Zoning changes in the old town make commercial use on the street mandatory

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As huge townhouses spring up along Old City’s shopping district, some worry the trend poses an existential threat to the historic neighborhood, one of America’s oldest commercial centers.

“With all the recent development, developers have decided that residential is a surefire option over commercial,” said Joe Schiavo, a longtime resident and activist. “And that choice is hurting the Old City commercial district.”

Schiavo not only looks back fondly on the changes to his neighborhood, he’s also written a zoning bill about it.

The bill, introduced to the City Council by Councilman Mark Squilla, would require nonresidential uses at street level in buildings zoned CMX-3 in the Old Town commercial core, a classification intended for small and medium-sized apartment buildings. Used for large detached homes.

Under current rules, properties zoned for that purpose are not required to have non-residential uses on the ground floor. The proposed law would allow things like lobbies and gyms for use by building residents, but would prohibit residential uses such as apartments on the ground floor.

“Old City is a very pedestrian-friendly area and we’re hoping to bring more attention to the street and more activity to the ground floor areas,” said Andrew Meloney, the city’s urban planner.

The bill would tweak the Old Town Overlay in the city’s zoning code, creating a special zone for the historic district and imposing slightly different building regulations on the area than the rest of the city.

Schiavo points to the Trenton Crockery building at Second Avenue and Arch Street. As an example of the problem, the building’s developer converted four storefronts into ground-floor apartments; two commercial storefronts remain in the building. Meanwhile, the John Glass Wood Turning Company building at 2nd and Quarry Streets was used as a commercial establishment for nearly two centuries, but was recently converted into private residential space.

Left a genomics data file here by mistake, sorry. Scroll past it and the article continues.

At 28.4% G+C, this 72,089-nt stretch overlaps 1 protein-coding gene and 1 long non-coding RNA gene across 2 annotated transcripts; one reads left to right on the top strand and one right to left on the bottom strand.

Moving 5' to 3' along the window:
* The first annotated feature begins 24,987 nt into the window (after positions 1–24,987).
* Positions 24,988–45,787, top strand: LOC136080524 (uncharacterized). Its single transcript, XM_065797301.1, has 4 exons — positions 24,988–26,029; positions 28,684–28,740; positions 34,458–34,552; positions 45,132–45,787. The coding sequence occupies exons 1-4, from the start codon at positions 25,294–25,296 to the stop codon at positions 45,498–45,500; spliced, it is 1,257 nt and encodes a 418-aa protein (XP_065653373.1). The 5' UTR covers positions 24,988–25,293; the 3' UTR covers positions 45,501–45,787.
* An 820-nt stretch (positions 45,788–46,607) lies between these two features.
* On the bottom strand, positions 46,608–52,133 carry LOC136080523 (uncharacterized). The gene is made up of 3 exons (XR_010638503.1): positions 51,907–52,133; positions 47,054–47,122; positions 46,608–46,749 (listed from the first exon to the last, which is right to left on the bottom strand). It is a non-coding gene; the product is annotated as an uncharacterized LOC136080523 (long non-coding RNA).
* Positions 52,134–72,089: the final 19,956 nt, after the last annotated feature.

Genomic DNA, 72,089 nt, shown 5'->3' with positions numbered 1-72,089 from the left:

Not everyone supports the bill. Members of the city’s Planning Commission questioned why the measure should be so narrowly focused on Old City.

After all, one of the reasons the city overhauled its zoning code in 2012 was to get rid of all the special exemptions and rules that had made the old code confusing and prevented it from functioning as a coherent policy document.

“My hope is that if there are problems with CMX-3, it would be nice to see that fixed rather than doing a bunch of overlays,” said Nancy Rogo Trainor, a planner at Drexel University and a city commissioner. “If this is an issue in a lot of areas, it would be great to see it addressed citywide.”

The Planning Commission decided to express its concerns by postponing consideration of the bill until October. For the bill to move forward, it would need to go before the City Council’s Rules Committee, which doesn’t meet until the next Planning Commission meeting.

Because the bill is specific to Squilla’s district, if he continues to push the effort, Schiavo’s bill is almost certain to become law.

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